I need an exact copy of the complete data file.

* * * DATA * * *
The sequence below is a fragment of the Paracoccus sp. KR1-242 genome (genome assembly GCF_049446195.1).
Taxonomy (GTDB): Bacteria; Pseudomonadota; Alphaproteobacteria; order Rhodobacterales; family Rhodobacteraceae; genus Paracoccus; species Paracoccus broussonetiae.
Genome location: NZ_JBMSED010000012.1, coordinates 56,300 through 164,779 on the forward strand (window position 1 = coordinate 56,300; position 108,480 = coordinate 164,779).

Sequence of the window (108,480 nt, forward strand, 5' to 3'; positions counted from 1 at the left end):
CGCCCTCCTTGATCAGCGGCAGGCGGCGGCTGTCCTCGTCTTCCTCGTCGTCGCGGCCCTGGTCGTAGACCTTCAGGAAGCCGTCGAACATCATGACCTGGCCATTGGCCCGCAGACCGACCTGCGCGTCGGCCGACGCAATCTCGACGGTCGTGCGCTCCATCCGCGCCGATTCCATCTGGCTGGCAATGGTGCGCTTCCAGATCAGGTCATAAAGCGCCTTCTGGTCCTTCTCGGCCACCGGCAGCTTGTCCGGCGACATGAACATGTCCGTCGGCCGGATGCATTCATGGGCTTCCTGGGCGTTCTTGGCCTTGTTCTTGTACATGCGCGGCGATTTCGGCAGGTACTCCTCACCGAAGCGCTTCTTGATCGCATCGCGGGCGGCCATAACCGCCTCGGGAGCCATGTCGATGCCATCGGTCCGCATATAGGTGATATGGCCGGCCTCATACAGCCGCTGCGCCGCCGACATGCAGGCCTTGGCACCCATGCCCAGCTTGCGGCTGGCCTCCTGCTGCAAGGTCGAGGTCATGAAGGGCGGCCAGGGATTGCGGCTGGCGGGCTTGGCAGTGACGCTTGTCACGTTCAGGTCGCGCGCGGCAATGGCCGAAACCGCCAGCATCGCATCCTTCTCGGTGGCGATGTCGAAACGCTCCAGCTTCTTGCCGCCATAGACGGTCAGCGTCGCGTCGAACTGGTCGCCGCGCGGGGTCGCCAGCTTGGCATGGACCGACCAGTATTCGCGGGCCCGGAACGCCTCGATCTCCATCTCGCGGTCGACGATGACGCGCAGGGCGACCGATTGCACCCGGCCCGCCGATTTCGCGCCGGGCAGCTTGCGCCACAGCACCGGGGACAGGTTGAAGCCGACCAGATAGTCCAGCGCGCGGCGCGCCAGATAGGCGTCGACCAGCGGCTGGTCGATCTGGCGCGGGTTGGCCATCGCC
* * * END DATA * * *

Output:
The sequence below is a fragment of the Paracoccus sp. KR1-242 genome (genome assembly GCF_049446195.1).
Taxonomy (GTDB): Bacteria; Pseudomonadota; Alphaproteobacteria; order Rhodobacterales; family Rhodobacteraceae; genus Paracoccus; species Paracoccus broussonetiae.
Genome location: NZ_JBMSED010000012.1, coordinates 56,300 through 164,779 on the forward strand (window position 1 = coordinate 56,300; position 108,480 = coordinate 164,779).

Sequence of the window (108,480 nt, forward strand, 5' to 3'; positions counted from 1 at the left end):
CGCCCTCCTTGATCAGCGGCAGGCGGCGGCTGTCCTCGTCTTCCTCGTCGTCGCGGCCCTGGTCGTAGACCTTCAGGAAGCCGTCGAACATCATGACCTGGCCATTGGCCCGCAGACCGACCTGCGCGTCGGCCGACGCAATCTCGACGGTCGTGCGCTCCATCCGCGCCGATTCCATCTGGCTGGCAATGGTGCGCTTCCAGATCAGGTCATAAAGCGCCTTCTGGTCCTTCTCGGCCACCGGCAGCTTGTCCGGCGACATGAACATGTCCGTCGGCCGGATGCATTCATGGGCTTCCTGGGCGTTCTTGGCCTTGTTCTTGTACATGCGCGGCGATTTCGGCAGGTACTCCTCACCGAAGCGCTTCTTGATCGCATCGCGGGCGGCCATAACCGCCTCGGGAGCCATGTCGATGCCATCGGTCCGCATATAGGTGATATGGCCGGCCTCATACAGCCGCTGCGCCGCCGACATGCAGGCCTTGGCACCCATGCCCAGCTTGCGGCTGGCCTCCTGCTGCAAGGTCGAGGTCATGAAGGGCGGCCAGGGATTGCGGCTGGCGGGCTTGGCAGTGACGCTTGTCACGTTCAGGTCGCGCGCGGCAATGGCCGAAACCGCCAGCATCGCATCCTTCTCGGTGGCGATGTCGAAACGCTCCAGCTTCTTGCCGCCATAGACGGTCAGCGTCGCGTCGAACTGGTCGCCGCGCGGGGTCGCCAGCTTGGCATGGACCGACCAGTATTCGCGGGCCCGGAACGCCTCGATCTCCATCTCGCGGTCGACGATGACGCGCAGGGCGACCGATTGCACCCGGCCCGCCGATTTCGCGCCGGGCAGCTTGCGCCACAGCACCGGGGACAGGTTGAAGCCGACCAGATAGTCCAGCGCGCGGCGCGCCAGATAGGCGTCGACCAGCGGCTGGTCGATCTGGCGCGGGTTGGCCATCGCC